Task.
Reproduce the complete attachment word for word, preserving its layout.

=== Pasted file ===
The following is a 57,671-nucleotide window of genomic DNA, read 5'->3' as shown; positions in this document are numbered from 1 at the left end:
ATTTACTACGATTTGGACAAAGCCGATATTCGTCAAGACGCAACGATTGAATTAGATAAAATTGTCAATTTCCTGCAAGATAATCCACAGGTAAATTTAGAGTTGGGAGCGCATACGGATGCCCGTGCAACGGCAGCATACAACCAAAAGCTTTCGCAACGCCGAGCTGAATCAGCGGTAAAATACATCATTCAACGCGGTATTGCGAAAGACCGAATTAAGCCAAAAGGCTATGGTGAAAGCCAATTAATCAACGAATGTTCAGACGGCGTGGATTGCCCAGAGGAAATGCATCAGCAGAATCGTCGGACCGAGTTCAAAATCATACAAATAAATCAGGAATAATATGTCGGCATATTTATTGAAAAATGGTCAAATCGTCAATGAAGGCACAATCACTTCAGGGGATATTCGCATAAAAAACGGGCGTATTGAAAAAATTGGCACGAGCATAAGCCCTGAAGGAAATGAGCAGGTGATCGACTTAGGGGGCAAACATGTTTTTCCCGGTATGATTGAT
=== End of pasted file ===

The following is a 57,671-nucleotide window of genomic DNA, read 5'->3' as shown; positions in this document are numbered from 1 at the left end:
ATTTACTACGATTTGGACAAAGCCGATATTCGTCAAGACGCAACGATTGAATTAGATAAAATTGTCAATTTCCTGCAAGATAATCCACAGGTAAATTTAGAGTTGGGAGCGCATACGGATGCCCGTGCAACGGCAGCATACAACCAAAAGCTTTCGCAACGCCGAGCTGAATCAGCGGTAAAATACATCATTCAACGCGGTATTGCGAAAGACCGAATTAAGCCAAAAGGCTATGGTGAAAGCCAATTAATCAACGAATGTTCAGACGGCGTGGATTGCCCAGAGGAAATGCATCAGCAGAATCGTCGGACCGAGTTCAAAATCATACAAATAAATCAGGAATAATATGTCGGCATATTTATTGAAAAATGGTCAAATCGTCAATGAAGGCACAATCACTTCAGGGGATATTCGCATAAAAAACGGGCGTATTGAAAAAATTGGCACGAGCATAAGCCCTGAAGGAAATGAGCAGGTGATCGACTTAGGGGGCAAACATGTTTTTCCCGGTATGATTGAT